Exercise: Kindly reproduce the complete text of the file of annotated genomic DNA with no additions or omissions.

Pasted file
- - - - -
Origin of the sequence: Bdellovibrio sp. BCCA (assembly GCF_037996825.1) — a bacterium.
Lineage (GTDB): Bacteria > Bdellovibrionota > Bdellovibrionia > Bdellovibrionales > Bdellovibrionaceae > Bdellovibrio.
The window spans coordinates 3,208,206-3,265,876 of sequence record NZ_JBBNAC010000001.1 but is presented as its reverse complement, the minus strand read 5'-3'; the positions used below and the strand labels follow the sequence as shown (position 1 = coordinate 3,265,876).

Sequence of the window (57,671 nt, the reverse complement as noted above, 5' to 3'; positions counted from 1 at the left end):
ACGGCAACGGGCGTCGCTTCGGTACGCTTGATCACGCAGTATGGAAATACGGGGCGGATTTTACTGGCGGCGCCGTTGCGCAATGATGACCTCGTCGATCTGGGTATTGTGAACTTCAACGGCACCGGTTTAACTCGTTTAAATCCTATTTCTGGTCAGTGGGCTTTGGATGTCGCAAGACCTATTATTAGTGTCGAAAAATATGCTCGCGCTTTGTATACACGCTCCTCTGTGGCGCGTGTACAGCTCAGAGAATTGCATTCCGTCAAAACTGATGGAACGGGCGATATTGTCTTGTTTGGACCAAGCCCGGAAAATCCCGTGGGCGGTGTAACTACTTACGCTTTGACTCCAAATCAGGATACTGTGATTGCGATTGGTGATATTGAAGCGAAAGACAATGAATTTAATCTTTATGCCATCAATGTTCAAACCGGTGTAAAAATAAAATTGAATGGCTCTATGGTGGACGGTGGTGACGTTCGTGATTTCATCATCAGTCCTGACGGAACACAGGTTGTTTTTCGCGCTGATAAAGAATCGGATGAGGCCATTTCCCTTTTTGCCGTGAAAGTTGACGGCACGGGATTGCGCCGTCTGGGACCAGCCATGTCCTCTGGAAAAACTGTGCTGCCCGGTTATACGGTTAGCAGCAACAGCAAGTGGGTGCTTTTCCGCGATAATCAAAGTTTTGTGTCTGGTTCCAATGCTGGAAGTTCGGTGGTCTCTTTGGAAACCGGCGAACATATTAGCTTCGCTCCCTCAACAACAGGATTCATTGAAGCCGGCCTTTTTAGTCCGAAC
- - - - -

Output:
Origin of the sequence: Bdellovibrio sp. BCCA (assembly GCF_037996825.1) — a bacterium.
Lineage (GTDB): Bacteria > Bdellovibrionota > Bdellovibrionia > Bdellovibrionales > Bdellovibrionaceae > Bdellovibrio.
The window spans coordinates 3,208,206-3,265,876 of sequence record NZ_JBBNAC010000001.1 but is presented as its reverse complement, the minus strand read 5'-3'; the positions used below and the strand labels follow the sequence as shown (position 1 = coordinate 3,265,876).

Sequence of the window (57,671 nt, the reverse complement as noted above, 5' to 3'; positions counted from 1 at the left end):
ACGGCAACGGGCGTCGCTTCGGTACGCTTGATCACGCAGTATGGAAATACGGGGCGGATTTTACTGGCGGCGCCGTTGCGCAATGATGACCTCGTCGATCTGGGTATTGTGAACTTCAACGGCACCGGTTTAACTCGTTTAAATCCTATTTCTGGTCAGTGGGCTTTGGATGTCGCAAGACCTATTATTAGTGTCGAAAAATATGCTCGCGCTTTGTATACACGCTCCTCTGTGGCGCGTGTACAGCTCAGAGAATTGCATTCCGTCAAAACTGATGGAACGGGCGATATTGTCTTGTTTGGACCAAGCCCGGAAAATCCCGTGGGCGGTGTAACTACTTACGCTTTGACTCCAAATCAGGATACTGTGATTGCGATTGGTGATATTGAAGCGAAAGACAATGAATTTAATCTTTATGCCATCAATGTTCAAACCGGTGTAAAAATAAAATTGAATGGCTCTATGGTGGACGGTGGTGACGTTCGTGATTTCATCATCAGTCCTGACGGAACACAGGTTGTTTTTCGCGCTGATAAAGAATCGGATGAGGCCATTTCCCTTTTTGCCGTGAAAGTTGACGGCACGGGATTGCGCCGTCTGGGACCAGCCATGTCCTCTGGAAAAACTGTGCTGCCCGGTTATACGGTTAGCAGCAACAGCAAGTGGGTGCTTTTCCGCGATAATCAAAGTTTTGTGTCTGGTTCCAATGCTGGAAGTTCGGTGGTCTCTTTGGAAACCGGCGAACATATTAGCTTCGCTCCCTCAACAACAGGATTCATTGAAGCCGGCCTTTTTAGTCCGAAC